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  1. #1
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    The Keeper: New Favorite AIWB Holster

    A couple of weeks ago I received a Keepers Concealment AIWB holster for T&E. From BaiHu's review thread, it sounds like this holster is going to be known as the 'Keeper.'

    I've been carrying AIWB for about two years now. That entire time I've been using a modified holster that worked very well. So well, in fact, that I haven't bothered trying any of the various AIWB holsters that are popular - they just didn't have the combination of AIWB features that mine had.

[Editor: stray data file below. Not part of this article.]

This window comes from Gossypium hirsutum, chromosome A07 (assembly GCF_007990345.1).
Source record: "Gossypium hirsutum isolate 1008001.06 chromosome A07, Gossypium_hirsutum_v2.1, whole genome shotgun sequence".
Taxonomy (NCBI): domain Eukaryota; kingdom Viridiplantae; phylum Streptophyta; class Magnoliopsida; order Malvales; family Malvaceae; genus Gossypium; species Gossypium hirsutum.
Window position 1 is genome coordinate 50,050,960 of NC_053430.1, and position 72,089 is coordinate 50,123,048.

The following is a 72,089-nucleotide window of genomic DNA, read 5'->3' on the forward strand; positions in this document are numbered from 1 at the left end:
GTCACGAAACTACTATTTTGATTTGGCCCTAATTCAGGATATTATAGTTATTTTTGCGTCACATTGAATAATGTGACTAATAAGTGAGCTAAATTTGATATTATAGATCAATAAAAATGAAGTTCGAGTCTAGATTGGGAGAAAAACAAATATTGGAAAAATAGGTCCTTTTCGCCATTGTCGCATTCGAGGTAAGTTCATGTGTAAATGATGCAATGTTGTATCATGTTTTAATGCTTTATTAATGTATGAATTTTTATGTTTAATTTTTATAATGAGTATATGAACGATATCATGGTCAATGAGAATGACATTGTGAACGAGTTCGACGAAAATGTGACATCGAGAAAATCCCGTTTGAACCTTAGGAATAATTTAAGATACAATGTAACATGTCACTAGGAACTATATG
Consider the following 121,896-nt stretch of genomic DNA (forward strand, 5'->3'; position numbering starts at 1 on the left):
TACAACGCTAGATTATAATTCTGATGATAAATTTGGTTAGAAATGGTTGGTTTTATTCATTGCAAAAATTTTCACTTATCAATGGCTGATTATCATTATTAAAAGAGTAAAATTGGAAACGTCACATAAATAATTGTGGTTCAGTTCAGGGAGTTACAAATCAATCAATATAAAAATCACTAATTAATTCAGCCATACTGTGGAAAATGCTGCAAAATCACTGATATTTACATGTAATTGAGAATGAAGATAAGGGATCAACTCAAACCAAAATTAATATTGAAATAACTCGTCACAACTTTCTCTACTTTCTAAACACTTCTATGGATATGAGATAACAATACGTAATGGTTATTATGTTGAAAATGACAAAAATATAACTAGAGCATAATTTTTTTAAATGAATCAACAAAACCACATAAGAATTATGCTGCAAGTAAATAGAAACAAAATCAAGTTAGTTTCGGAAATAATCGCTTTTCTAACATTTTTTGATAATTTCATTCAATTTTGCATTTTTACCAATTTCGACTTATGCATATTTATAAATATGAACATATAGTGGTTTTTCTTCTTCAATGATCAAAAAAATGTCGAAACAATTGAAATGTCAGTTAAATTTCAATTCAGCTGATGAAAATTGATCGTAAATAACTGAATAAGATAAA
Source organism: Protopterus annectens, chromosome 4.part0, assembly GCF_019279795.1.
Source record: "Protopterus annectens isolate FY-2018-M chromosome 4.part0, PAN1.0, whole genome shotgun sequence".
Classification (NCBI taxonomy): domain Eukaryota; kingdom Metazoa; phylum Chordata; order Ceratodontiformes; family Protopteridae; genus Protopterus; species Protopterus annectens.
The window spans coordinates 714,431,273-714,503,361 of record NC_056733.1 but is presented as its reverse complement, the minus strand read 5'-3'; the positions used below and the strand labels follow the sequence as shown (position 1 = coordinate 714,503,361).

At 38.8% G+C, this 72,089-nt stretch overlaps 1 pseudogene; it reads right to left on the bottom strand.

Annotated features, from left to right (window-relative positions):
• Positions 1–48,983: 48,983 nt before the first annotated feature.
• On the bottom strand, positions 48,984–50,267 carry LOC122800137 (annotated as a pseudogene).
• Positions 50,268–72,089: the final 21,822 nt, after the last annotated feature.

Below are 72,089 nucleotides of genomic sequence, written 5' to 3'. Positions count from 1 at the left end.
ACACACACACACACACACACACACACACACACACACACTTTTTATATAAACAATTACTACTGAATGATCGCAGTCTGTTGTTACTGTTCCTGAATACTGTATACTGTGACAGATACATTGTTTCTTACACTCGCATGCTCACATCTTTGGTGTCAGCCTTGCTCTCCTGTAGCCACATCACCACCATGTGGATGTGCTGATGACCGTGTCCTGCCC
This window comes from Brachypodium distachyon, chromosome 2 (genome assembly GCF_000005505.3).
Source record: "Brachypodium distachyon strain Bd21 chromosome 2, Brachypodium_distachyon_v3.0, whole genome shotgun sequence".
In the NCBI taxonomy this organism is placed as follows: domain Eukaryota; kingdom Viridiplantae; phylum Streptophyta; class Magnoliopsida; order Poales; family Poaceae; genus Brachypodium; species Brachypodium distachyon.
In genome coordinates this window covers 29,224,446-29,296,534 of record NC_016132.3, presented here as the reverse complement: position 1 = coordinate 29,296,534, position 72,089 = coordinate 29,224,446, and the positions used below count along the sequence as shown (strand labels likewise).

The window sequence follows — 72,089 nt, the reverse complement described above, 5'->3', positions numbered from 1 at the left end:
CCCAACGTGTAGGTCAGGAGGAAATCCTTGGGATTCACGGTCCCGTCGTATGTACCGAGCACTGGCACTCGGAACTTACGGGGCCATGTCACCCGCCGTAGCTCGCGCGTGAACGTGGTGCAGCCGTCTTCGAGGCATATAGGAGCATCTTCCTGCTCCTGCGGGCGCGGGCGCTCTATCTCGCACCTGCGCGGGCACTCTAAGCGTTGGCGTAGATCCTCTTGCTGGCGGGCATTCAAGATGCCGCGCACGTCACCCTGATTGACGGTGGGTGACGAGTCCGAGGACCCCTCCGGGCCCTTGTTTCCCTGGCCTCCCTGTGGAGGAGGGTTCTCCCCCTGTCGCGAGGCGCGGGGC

The Keeper became my new favorite holster almost from the moment I put it on. I had initially intended to begin evaluating the holster in dry fire, and not immediately switch to a new and untested holster. But the Keeper was so good that I just kept wearing it. The reason it's my new favorite holster is the ride height. My old holster has a pretty great ride height and works very well. The Keeper has both a high and low ride position for its wide single kydex belt loop. In the low ride position, it is about the equivalent of my old holster, which allows for a full grip while the gun is holstered. I'm running mine in the high ride position. Getting a master grip on a gun carried in the Keeper in the high ride position is so easy it's like reloading with a huge funnel magazine well. There is enough room between the frontstrap of the gun and the belt that it is pretty hard to miss the grip. Although I have not run tests and compiled data, my subjective impression is that my ability to rapidly acquire a proper master grip when using the Keeper is enhanced. I cannot overemphasize this point. This holster is great to draw from. Drawing well is one of the most important overall features to me in a holster, and the Keeper delivers big time. This is the selling point for me.